May 9, 2017 by Edward L. Blach, DVM, MS, MBA
Leadership and its impact on an organization or company is one of the most misunderstood and undervalued components of success or failure. Weak leadership leads to organizational dysfunction, poor operational outcomes, and a declining culture in general. The challenge with understanding the value of leadership is that there is no objective measure for leadership strength or weakness, and thus it is difficult to quantify its impact on organizational outcomes.
To witness these qualities, let's look at some examples. In sports, we see many examples of leadership successes and failures. Tom Brady, whether you love him or hate him, is an example of leadership strength in every way. His raw skill was over-looked for many years, because he wasn't a physcially gifted athlete and his arm strength wasn't at the top of his class. However, his will to compete and help his team succeed is higher than most of his peers. He leads by example on and off the field, putting the team first, and competing through adversity and prosperity, every time he steps on the field. He readily takes responsibility when his team performs poorly. He distributes praise to his teammates when the team succeeds, and his work ethic is at the highest level on the team and in the game.
Contrast Tom Brady to Jay Cutler. Jay Cutler was highly rated out of Vanderbilt in college, as he had one of the strongest and most accurate passing arms in the game. What couldn't be measured was his will to compete and his ability to lead and inspire a team around him. Now recently retired, Jay Cutler leaves a career NFL legacy as a skilled quarterback who lacked interpersonal skills to connect with his teammates in a way that was revealed in those crucial moments in competition. In contrast to Tom Brady's teammates, who always believe Tom will succeed in crucial situations, Jay Cutler hasn't inspired similar confidance from his teammates, as historically, in crucial situations, he wouldn't persist and perform at the highest level. Often, in crucial situations, he would fall backwards while throwing passes under pressure and interceptions or fumbles might result, and the team would lose. After the game, when questioned, Cutler would exhibit a surly attitude towards media, and would not take responsibility for the team failure. He seemed uncommitted when compared to someone like Tom Brady.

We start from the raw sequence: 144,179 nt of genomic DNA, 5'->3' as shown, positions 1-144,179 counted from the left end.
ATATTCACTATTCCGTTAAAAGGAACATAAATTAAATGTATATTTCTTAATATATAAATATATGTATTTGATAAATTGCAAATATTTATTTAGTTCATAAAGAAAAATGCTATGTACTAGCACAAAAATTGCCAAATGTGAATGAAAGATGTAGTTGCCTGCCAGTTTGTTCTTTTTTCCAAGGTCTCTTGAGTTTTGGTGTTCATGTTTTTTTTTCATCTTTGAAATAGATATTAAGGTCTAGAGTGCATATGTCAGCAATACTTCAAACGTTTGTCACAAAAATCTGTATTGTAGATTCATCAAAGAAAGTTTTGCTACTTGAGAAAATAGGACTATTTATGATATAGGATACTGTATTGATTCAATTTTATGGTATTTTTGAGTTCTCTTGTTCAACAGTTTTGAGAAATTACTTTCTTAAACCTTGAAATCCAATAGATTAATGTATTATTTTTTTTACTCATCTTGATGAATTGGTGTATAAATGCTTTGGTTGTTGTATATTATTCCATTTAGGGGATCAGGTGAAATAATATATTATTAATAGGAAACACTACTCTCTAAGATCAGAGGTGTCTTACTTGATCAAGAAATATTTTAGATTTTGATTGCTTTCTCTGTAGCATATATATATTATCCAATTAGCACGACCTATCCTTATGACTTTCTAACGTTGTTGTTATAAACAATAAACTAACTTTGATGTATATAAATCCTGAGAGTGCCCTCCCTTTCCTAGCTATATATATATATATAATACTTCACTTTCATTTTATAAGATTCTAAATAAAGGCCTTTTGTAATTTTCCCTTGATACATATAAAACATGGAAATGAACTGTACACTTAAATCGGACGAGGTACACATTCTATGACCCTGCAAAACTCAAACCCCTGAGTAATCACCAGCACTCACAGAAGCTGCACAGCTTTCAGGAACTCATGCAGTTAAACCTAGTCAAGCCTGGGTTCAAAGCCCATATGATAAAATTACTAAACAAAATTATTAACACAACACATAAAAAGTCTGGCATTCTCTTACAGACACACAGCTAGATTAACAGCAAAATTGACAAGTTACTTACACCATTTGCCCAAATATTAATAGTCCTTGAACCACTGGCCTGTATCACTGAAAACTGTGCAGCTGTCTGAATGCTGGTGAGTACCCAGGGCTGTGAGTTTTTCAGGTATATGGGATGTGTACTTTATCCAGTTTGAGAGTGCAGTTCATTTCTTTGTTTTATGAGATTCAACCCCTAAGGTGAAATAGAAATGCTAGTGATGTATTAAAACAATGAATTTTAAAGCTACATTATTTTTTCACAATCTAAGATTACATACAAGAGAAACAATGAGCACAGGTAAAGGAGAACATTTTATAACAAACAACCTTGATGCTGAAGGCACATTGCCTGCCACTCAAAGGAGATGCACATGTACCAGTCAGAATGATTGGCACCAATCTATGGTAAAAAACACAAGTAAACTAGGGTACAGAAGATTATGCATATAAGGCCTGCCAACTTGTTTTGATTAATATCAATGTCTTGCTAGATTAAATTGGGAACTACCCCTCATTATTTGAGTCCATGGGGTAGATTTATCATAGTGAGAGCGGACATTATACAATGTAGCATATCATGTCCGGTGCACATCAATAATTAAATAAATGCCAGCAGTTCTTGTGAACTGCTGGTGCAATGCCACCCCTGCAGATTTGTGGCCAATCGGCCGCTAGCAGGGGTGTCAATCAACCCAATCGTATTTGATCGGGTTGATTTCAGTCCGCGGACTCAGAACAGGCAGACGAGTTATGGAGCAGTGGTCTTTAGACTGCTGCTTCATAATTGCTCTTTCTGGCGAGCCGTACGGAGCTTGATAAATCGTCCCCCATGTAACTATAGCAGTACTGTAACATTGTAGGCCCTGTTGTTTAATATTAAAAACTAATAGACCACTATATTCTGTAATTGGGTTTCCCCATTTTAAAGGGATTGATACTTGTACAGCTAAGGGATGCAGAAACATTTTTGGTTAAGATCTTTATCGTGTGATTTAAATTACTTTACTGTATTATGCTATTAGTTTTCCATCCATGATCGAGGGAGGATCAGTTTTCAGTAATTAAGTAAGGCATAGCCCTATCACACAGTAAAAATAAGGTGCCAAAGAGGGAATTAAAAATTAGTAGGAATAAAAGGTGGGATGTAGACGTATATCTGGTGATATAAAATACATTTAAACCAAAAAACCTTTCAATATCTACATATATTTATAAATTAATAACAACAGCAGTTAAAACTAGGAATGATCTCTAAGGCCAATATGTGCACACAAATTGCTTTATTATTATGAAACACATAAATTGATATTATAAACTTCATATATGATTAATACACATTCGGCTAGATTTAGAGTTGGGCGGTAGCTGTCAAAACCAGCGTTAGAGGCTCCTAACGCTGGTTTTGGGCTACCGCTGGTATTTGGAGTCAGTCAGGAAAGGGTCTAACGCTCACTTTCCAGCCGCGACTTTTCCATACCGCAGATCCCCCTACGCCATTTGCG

Veterinary practices are very similar to these football teams. The best leaders, through their communications of clarity of expectations, and actions that illustrate that they will look after the business and every member of the team, lead practices that operate at a much higher level than practices without strong leadership. Leadership that lacks commitment to the business and its people becomes obvious, and every team member sees it. And if the leader isn't committed fully, then the culture in the practice will be similar. Operational results will reflect this culture.
In spite of the difficulty in measuring the quality and impact of leadership directly, never underestimate its impact. Invest in developing great leaders in your practice.